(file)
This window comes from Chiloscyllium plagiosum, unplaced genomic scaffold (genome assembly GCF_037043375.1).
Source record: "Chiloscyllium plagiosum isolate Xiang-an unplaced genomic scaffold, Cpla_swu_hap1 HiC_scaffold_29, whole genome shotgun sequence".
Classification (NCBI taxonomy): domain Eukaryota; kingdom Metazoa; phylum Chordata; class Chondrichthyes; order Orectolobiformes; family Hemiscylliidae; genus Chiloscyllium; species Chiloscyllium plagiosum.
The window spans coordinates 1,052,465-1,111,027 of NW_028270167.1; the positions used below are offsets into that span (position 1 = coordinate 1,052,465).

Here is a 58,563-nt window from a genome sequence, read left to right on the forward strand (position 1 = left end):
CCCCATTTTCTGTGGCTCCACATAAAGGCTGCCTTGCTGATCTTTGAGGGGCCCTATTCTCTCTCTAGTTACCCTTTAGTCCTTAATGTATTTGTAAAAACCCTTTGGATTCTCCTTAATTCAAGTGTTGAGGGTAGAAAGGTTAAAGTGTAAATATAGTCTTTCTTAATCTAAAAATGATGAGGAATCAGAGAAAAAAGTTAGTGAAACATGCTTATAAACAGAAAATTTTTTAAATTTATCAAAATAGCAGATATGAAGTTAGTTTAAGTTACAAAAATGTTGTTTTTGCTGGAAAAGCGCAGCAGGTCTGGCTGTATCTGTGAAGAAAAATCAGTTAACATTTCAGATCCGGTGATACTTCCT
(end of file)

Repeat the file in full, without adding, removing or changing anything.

This window comes from Chiloscyllium plagiosum, unplaced genomic scaffold (genome assembly GCF_037043375.1).
Source record: "Chiloscyllium plagiosum isolate Xiang-an unplaced genomic scaffold, Cpla_swu_hap1 HiC_scaffold_29, whole genome shotgun sequence".
Classification (NCBI taxonomy): domain Eukaryota; kingdom Metazoa; phylum Chordata; class Chondrichthyes; order Orectolobiformes; family Hemiscylliidae; genus Chiloscyllium; species Chiloscyllium plagiosum.
The window spans coordinates 1,052,465-1,111,027 of NW_028270167.1; the positions used below are offsets into that span (position 1 = coordinate 1,052,465).

Here is a 58,563-nt window from a genome sequence, read left to right on the forward strand (position 1 = left end):
CCCCATTTTCTGTGGCTCCACATAAAGGCTGCCTTGCTGATCTTTGAGGGGCCCTATTCTCTCTCTAGTTACCCTTTAGTCCTTAATGTATTTGTAAAAACCCTTTGGATTCTCCTTAATTCAAGTGTTGAGGGTAGAAAGGTTAAAGTGTAAATATAGTCTTTCTTAATCTAAAAATGATGAGGAATCAGAGAAAAAAGTTAGTGAAACATGCTTATAAACAGAAAATTTTTTAAATTTATCAAAATAGCAGATATGAAGTTAGTTTAAGTTACAAAAATGTTGTTTTTGCTGGAAAAGCGCAGCAGGTCTGGCTGTATCTGTGAAGAAAAATCAGTTAACATTTCAGATCCGGTGATACTTCCT